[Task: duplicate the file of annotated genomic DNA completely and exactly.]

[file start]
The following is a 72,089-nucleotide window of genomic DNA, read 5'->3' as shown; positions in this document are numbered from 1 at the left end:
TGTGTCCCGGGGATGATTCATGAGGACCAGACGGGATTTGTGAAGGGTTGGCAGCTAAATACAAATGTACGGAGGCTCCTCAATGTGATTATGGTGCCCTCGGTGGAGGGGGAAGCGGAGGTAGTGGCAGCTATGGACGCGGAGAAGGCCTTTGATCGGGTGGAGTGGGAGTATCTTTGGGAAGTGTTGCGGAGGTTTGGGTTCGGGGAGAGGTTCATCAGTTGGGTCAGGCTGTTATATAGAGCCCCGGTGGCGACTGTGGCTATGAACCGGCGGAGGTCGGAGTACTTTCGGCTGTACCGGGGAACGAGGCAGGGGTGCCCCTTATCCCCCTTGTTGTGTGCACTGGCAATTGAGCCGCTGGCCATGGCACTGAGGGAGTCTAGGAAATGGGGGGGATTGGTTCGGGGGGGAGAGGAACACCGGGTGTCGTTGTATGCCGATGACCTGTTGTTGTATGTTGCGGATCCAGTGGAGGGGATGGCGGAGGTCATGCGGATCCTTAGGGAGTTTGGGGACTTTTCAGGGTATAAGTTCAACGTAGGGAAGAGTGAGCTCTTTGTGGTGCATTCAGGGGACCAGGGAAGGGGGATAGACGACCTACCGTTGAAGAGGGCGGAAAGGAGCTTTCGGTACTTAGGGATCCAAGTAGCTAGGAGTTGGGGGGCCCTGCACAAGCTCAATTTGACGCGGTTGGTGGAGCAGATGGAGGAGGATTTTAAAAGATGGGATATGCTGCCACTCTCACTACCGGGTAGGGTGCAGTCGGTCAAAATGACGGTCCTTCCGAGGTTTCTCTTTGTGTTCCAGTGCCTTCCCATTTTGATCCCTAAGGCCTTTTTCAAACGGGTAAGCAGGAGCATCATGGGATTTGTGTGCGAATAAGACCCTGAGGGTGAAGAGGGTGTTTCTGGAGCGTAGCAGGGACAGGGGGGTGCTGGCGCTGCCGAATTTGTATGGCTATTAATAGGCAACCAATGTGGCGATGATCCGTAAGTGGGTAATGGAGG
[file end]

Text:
The following is a 72,089-nucleotide window of genomic DNA, read 5'->3' as shown; positions in this document are numbered from 1 at the left end:
TGTGTCCCGGGGATGATTCATGAGGACCAGACGGGATTTGTGAAGGGTTGGCAGCTAAATACAAATGTACGGAGGCTCCTCAATGTGATTATGGTGCCCTCGGTGGAGGGGGAAGCGGAGGTAGTGGCAGCTATGGACGCGGAGAAGGCCTTTGATCGGGTGGAGTGGGAGTATCTTTGGGAAGTGTTGCGGAGGTTTGGGTTCGGGGAGAGGTTCATCAGTTGGGTCAGGCTGTTATATAGAGCCCCGGTGGCGACTGTGGCTATGAACCGGCGGAGGTCGGAGTACTTTCGGCTGTACCGGGGAACGAGGCAGGGGTGCCCCTTATCCCCCTTGTTGTGTGCACTGGCAATTGAGCCGCTGGCCATGGCACTGAGGGAGTCTAGGAAATGGGGGGGATTGGTTCGGGGGGGAGAGGAACACCGGGTGTCGTTGTATGCCGATGACCTGTTGTTGTATGTTGCGGATCCAGTGGAGGGGATGGCGGAGGTCATGCGGATCCTTAGGGAGTTTGGGGACTTTTCAGGGTATAAGTTCAACGTAGGGAAGAGTGAGCTCTTTGTGGTGCATTCAGGGGACCAGGGAAGGGGGATAGACGACCTACCGTTGAAGAGGGCGGAAAGGAGCTTTCGGTACTTAGGGATCCAAGTAGCTAGGAGTTGGGGGGCCCTGCACAAGCTCAATTTGACGCGGTTGGTGGAGCAGATGGAGGAGGATTTTAAAAGATGGGATATGCTGCCACTCTCACTACCGGGTAGGGTGCAGTCGGTCAAAATGACGGTCCTTCCGAGGTTTCTCTTTGTGTTCCAGTGCCTTCCCATTTTGATCCCTAAGGCCTTTTTCAAACGGGTAAGCAGGAGCATCATGGGATTTGTGTGCGAATAAGACCCTGAGGGTGAAGAGGGTGTTTCTGGAGCGTAGCAGGGACAGGGGGGTGCTGGCGCTGCCGAATTTGTATGGCTATTAATAGGCAACCAATGTGGCGATGATCCGTAAGTGGGTAATGGAGG